Above: Previously known brown dwarf WISE 0855-0714 is seen here in this Backyard World flipbook as a moving orange dot at upper left. Citizen scientists will be asked to inspect images just like this to search for new objects in the solar neighborhood. Photo courtesy of NASA

 

Automated searches for moving objects in the WISE data have already proven successful, but computerized searches are often overwhelmed by image artifacts — visual noise — especially in crowded parts of the sky.

As Schneider explained, "People who join in the Backyard Worlds search bring a unique skill to the search: the human ability to recognize movement."

If it moves, check it out

The search method is a 21st-century version of the same technique used at Arizona's Lowell Observatory by astronomer Clyde Tombaugh. He discovered dwarf planet Pluto 87 years ago this week, on Feb. 18, 1930. Back then, Tombaugh compared two photographs taken a couple weeks apart, looking for a tiny dot of light that shifted position.

The Backyard Worlds search works similarly, but by electronically serving up flipbooks of WISE images taken at different times. As each flipbook plays, objects in the field move or change appearance, making it easy for volunteer observers to flag suspicious objects for later follow-up. Participants will share credit for their discoveries in any scientific publications that results from the project.

The discovery of a ninth planet in our solar system or a new nearest neighbor to the sun would mark a major event in the history of astronomy. Such objects could already be present within the vast WISE dataset, just waiting to be found.

"This program offers an excellent opportunity for citizen scientists to help astronomers with an edge-of-discovery search," said Schneider.

Besides Arizona State University, Backyard Worlds: Planet 9 is a collaboration between NASA, University of California Berkeley, American Museum of Natural History in New York, the Space Telescope Science Institute in Baltimore, and the Zooniverse, a collaboration of scientists, software developers and educators who collectively develop and manage citizen science projects on the internet.

 

Top image: This artist's concept illustrates a close-up view of a cool brown dwarf. Objects like this, drifting just beyond our solar system, have been imaged by NASA's Wide-field Infrared Survey Explorer, and many more could be discovered by Backyard Worlds: Planet 9. Image by NASA

Robert Burnham

Science writer , School of Earth and Space Exploration

480-458-8207

 
image title
Disciplines include psychology, sociology, politics, anthropology, archeology.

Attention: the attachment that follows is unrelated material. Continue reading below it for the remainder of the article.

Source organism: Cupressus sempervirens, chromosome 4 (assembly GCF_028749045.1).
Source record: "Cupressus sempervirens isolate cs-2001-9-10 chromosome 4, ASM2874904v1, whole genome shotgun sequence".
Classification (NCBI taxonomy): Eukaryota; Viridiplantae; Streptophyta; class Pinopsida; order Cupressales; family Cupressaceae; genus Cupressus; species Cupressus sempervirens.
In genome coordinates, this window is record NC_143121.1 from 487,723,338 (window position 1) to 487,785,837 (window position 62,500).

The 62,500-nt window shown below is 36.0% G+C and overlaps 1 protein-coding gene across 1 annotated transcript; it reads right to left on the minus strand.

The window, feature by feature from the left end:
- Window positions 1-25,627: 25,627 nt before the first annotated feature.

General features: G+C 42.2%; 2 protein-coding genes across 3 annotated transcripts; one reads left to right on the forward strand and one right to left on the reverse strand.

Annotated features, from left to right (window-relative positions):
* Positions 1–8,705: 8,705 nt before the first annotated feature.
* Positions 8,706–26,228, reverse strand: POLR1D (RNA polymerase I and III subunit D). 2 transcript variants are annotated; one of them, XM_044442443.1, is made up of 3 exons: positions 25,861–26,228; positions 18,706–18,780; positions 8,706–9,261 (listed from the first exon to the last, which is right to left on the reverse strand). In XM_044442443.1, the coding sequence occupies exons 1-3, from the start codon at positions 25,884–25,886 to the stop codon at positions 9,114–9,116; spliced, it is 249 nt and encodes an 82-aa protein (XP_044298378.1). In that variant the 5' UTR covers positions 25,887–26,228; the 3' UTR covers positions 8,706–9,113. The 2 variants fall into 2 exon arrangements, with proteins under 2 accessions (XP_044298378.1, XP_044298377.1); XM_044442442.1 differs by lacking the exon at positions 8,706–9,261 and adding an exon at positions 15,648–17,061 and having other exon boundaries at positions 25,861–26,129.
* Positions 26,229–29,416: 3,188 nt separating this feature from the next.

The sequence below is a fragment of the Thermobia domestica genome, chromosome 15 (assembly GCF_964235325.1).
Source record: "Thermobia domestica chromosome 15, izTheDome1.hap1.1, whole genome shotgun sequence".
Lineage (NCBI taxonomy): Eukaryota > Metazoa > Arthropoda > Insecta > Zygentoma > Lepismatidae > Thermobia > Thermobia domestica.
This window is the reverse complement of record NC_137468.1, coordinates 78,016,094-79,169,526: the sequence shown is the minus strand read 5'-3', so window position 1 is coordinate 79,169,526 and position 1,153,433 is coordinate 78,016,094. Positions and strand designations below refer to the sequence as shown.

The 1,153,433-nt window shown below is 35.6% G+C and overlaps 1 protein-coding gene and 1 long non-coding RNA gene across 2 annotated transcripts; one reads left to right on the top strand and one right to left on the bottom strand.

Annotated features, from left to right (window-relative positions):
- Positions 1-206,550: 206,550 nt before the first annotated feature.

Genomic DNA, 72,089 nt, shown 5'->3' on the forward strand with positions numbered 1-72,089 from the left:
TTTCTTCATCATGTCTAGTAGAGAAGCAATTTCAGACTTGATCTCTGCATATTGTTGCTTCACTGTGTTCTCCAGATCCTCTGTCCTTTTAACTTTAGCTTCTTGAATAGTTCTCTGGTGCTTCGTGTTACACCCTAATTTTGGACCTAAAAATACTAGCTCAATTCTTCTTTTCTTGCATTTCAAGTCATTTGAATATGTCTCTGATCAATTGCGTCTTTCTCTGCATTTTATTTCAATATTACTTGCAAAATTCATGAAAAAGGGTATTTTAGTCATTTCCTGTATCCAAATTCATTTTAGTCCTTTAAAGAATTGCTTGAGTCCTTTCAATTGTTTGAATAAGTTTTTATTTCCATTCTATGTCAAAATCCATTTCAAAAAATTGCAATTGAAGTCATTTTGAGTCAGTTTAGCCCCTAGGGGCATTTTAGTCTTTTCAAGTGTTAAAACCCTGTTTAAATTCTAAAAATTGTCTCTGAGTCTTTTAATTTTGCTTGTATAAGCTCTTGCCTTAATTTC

February 16, 2017

Cooperation and Conflict Symposium brings experts from around the world to discuss the many and varied forms of foul play

The guy at work who contributes squat to a team project. The one who develops alligator arms every time the check arrives. The people you’ve had for dinner 20 times who always show up empty-handed.

Does it make you feel any better that ants, bees and wasps suffer from similar company?

Arizona State University’s first Cooperation and Conflict Symposium was held Thursday, bringing scholars from around campus and the world to discuss “Solving the problem of cheating in large-scale cooperative systems.”

The symposium’s scientists peered through the lens of different disciplines to see how the problem of cheating is addressed, and how cheating is detected, controlled and eliminated.

The event was the brainchild of Athena Aktipis, an assistant professor in the Department of Psychology, and Michael Hechter, a Foundation Professor in the School of Politics and Global Studies. The idea for the symposium began when Aktipis and Hechter started talking about how if you look at how lots of different social organizations work — everything from groups of humans to groups of cells interacting — there are some principles and ideas that apply across all these systems.

“All of these systems have in common that social interactions are happening among the individuals that make them up,” Aktipis said. “We tend to think of social interactions as something that humans do, but it’s actually something that happens across lots of different scales of life. … Cells also have social interaction. They send signals, they respond to signals, they change their behavior and what they’re expressing based on inputs from each other. So sociality is everywhere.”